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Silk, Robes, and Relations Between Early Chinese Dynasties and Nomads Beyond the Great Wall

  • Xinru Liu
Part of the The New Middle Ages book series (TNMA)

Abstract

Soon after agriculture appeared on the North China plain, the relationship between sedentary agricultural societies and nomads on the steppe became a serious issue in Chinese history Warfare with various nomadic groups was recorded from the times of the Shang (ca. sixteenth to eleventh centuries BCE) and the Zhou (ca. eleventh century to 771 BCE) dynasties. A more diplomatic means in dealing with the nomads, using silk products as an expression of good will, began with the Former Han dynasty. Han rulers sent silk as gifts and dowry for princesses who were married to the nomads, functionally a bribe to prevent invasion of the frontier. At the same time, they also used silks to form alliances with the sedentary societies on the oases of Central Asia against the nomads.

Keywords

Silk Textile Silk Product Nomadic People Northern Dynasty Nomadic Group 
These keywords were added by machine and not by the authors. This process is experimental and the keywords may be updated as the learning algorithm improves.

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Notes

  1. 1.
    Ban Gu, Hanshu [History of the Former Han Dynasty], chapter 22 (Beijing: Zhonghua Shuju, 1962), p. 1030.Google Scholar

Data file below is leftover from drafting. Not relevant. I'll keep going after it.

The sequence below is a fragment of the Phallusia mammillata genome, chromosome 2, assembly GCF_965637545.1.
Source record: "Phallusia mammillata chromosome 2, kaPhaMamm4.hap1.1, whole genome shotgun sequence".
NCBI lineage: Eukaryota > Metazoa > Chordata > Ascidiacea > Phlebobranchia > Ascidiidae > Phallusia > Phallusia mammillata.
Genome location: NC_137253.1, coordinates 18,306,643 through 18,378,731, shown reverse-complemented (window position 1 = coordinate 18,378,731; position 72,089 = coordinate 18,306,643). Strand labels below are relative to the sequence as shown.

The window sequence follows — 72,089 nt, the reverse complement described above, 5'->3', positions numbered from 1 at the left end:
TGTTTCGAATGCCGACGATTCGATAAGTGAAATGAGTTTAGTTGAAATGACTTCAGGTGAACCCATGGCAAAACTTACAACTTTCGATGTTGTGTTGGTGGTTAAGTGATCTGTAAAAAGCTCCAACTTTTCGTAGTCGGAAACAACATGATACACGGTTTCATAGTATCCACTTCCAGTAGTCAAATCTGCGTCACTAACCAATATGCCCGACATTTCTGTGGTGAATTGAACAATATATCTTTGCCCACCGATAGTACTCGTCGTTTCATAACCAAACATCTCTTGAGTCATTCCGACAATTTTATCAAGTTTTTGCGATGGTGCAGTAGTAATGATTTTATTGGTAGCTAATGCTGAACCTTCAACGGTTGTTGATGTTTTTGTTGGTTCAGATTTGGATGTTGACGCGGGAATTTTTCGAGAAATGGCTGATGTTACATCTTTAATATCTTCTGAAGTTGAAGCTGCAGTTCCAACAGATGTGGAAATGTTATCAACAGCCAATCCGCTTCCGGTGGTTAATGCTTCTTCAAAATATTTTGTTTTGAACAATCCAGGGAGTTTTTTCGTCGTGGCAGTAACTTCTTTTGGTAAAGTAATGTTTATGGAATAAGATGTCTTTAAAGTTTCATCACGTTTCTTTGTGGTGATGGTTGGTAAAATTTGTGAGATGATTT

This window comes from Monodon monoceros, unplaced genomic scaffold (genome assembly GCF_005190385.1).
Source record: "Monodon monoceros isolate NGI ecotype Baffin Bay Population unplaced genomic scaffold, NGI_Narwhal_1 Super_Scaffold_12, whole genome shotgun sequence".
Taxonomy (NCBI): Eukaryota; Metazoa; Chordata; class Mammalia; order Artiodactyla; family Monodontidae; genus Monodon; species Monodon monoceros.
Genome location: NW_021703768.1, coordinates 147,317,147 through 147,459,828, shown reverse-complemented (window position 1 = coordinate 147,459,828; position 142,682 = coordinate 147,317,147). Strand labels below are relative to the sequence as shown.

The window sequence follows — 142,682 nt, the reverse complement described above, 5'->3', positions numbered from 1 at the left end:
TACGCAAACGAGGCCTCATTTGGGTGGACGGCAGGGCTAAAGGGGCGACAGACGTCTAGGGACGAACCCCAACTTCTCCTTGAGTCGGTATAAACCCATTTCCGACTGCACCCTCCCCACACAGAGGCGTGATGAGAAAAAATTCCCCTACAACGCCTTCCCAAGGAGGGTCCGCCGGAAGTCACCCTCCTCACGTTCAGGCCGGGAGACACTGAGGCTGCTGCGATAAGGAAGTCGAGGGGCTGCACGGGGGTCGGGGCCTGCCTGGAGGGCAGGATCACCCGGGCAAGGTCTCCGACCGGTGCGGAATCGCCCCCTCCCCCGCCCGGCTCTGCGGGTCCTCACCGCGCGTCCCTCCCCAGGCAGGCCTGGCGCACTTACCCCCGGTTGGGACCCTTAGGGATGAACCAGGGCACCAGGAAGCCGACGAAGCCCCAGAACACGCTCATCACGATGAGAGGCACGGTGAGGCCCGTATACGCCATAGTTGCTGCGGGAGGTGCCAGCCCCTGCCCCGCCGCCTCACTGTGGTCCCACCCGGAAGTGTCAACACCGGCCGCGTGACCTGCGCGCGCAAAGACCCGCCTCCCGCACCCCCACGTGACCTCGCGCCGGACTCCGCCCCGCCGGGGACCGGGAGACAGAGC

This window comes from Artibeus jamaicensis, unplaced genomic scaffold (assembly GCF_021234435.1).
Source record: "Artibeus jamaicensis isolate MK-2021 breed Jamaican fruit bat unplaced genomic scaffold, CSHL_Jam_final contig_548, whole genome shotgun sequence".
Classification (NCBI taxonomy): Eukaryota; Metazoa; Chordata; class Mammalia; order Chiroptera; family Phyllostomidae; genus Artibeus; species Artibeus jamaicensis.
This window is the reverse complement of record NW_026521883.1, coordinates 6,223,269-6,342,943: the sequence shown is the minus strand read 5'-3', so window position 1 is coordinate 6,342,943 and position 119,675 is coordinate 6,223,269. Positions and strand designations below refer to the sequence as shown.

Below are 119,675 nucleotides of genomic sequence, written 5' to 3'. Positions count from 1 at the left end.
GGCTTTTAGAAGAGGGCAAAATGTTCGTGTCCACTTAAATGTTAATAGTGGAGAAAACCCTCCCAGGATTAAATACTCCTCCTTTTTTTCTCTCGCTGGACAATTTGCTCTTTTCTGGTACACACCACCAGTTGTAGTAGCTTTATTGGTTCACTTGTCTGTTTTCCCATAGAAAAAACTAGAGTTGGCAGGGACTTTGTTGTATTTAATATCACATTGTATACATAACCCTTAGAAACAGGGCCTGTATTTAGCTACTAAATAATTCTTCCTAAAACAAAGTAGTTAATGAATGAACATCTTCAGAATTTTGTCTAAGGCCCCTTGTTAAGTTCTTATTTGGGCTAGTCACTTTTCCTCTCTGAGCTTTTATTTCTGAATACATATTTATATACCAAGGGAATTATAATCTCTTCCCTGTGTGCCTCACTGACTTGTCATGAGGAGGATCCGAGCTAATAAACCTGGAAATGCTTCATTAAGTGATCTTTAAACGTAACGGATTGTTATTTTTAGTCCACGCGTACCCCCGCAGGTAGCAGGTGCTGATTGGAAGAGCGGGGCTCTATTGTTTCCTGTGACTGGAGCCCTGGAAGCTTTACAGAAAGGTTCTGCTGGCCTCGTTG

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    Yuqing Wang, Mianfu Fuzhang zhi Yanjiu [A Study of Regalia] (Taibei: National Museum of History, 1966), p. 101.Google Scholar
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    For illustrations of the ritual apparel in the Han period, see Wang, Mianfu Fuzhang zhi Yanjiu; Yushito Harada, Chinese Dress and Personal Ornaments in the Han and Six Dynasties (Tokyo: The Toyo Bunko, 1937).Google Scholar
  4. 4.
    Sima Biao, Yufu Zhi [Carriages and Clothes], included in Fan Ye, Hou-Han Shu [History of the Later Han], Monograph 30 (Beijing: Zhonghua Shuju, 1973), pp. 3676–77.Google Scholar
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    Xinru Liu, Silk and Religion, an Exploration of Material Life and Thought of People, A.D. 600–1200 (Delhi: Oxford University Press, 1996), p. 56.Google Scholar
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    Ban Gu, Hanshu, chapter 94a, p.3755; Li Yanshou, Beishi [History of the Northern Dynasties], chapter 96 (Beijing: Zhonghua Shuju, 1974), p. 3181.Google Scholar
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    Sima Biao, Bai Guan [Positions and Offices], included in Fan Ye, Hou-Han Shu [History of the Later Han], Monograph 28 (Beijing: Zhonghua Shuju, 1973), p. 3632.Google Scholar
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    Li Yanshou, Beishi [History of the Northern Dynasties], chapter 96 (Beijing: Zhonghua Shuju, 1974), p. 3180–182.Google Scholar

Copyright information

© Stewart Gordon 2001

Authors and Affiliations

  • Xinru Liu

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